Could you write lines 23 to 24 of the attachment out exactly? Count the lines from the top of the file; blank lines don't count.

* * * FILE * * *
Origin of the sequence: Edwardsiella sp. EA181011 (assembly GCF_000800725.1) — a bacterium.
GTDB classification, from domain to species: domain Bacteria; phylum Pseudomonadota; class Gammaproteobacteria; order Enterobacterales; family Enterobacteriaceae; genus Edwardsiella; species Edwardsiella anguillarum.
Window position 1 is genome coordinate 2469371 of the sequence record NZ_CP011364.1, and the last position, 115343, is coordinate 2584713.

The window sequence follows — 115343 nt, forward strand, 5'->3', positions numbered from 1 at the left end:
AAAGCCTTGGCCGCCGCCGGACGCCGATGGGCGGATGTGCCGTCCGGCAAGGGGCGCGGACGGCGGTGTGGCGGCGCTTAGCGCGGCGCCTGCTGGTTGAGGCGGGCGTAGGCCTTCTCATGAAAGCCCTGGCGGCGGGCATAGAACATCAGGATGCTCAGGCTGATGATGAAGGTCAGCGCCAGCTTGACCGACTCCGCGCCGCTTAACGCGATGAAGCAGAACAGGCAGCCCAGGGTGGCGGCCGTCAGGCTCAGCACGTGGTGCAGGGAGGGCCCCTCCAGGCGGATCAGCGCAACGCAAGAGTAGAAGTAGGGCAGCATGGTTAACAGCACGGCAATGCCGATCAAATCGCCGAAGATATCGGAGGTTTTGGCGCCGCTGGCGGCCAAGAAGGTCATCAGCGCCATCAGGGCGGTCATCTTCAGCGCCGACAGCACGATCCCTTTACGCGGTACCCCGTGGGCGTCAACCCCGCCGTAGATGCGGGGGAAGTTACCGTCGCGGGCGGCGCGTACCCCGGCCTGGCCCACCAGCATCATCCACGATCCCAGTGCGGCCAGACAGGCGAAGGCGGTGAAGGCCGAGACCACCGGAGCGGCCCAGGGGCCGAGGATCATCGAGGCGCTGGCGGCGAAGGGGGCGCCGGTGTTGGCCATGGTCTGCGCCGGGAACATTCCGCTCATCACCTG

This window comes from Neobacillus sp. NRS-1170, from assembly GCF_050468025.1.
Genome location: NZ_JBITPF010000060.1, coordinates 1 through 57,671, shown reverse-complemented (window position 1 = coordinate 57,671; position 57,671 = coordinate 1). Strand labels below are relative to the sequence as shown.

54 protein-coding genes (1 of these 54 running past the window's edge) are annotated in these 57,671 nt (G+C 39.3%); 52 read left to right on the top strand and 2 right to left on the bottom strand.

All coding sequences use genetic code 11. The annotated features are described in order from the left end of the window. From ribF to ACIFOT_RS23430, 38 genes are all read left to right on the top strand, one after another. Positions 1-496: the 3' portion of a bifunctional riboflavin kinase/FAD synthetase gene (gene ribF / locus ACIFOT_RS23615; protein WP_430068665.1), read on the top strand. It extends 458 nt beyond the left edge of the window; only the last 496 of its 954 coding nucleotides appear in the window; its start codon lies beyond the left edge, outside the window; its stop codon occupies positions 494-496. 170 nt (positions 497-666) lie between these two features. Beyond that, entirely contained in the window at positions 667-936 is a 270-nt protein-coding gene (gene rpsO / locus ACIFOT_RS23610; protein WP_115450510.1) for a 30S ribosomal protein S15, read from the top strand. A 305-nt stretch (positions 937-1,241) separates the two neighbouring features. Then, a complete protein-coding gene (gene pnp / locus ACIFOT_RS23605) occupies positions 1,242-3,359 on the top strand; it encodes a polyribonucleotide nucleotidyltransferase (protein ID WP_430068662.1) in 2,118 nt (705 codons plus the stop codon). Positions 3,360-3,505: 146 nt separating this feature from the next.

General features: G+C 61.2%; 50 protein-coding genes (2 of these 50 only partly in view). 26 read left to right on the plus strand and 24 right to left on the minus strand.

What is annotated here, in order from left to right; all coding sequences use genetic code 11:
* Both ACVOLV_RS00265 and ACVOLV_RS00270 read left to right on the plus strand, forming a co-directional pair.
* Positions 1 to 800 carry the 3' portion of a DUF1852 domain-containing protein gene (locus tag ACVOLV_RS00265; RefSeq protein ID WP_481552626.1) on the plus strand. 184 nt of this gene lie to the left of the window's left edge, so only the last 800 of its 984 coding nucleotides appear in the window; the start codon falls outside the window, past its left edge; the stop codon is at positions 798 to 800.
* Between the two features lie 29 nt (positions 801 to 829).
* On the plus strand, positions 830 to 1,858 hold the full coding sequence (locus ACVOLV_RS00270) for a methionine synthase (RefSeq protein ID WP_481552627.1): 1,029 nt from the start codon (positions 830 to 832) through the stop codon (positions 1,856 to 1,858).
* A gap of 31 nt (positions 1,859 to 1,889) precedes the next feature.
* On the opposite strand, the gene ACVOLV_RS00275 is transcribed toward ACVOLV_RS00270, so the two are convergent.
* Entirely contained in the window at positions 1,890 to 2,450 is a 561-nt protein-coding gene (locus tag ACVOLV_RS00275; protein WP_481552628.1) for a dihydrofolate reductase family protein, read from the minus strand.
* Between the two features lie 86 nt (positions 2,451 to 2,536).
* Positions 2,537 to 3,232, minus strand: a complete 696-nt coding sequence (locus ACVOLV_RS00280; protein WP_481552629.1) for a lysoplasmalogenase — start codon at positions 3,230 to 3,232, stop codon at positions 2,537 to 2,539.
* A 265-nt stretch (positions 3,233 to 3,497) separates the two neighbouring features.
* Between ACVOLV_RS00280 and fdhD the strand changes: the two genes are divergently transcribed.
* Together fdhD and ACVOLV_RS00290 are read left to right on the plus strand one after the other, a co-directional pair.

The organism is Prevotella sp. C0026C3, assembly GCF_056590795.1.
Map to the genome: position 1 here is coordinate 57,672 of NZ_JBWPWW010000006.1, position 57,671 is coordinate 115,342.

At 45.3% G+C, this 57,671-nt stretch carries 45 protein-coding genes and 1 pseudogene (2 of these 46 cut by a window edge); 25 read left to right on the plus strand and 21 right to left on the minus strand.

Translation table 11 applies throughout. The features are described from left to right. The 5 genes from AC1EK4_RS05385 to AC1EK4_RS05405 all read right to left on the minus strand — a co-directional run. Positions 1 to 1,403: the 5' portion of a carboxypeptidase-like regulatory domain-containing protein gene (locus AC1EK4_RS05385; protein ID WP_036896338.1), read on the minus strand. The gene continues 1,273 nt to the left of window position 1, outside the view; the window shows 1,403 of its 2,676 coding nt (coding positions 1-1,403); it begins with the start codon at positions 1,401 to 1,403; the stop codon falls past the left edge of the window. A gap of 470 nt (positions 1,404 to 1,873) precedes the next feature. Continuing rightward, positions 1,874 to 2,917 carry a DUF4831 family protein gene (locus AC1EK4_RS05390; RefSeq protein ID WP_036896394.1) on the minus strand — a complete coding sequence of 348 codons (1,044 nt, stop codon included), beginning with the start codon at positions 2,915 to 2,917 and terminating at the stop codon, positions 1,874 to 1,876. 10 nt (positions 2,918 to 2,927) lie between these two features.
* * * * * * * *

* Together fdhD and ACVOLV_RS00290 are read left to right on the plus strand one after the other, a co-directional pair.

The organism is Prevotella sp. C0026C3, assembly GCF_056590795.1.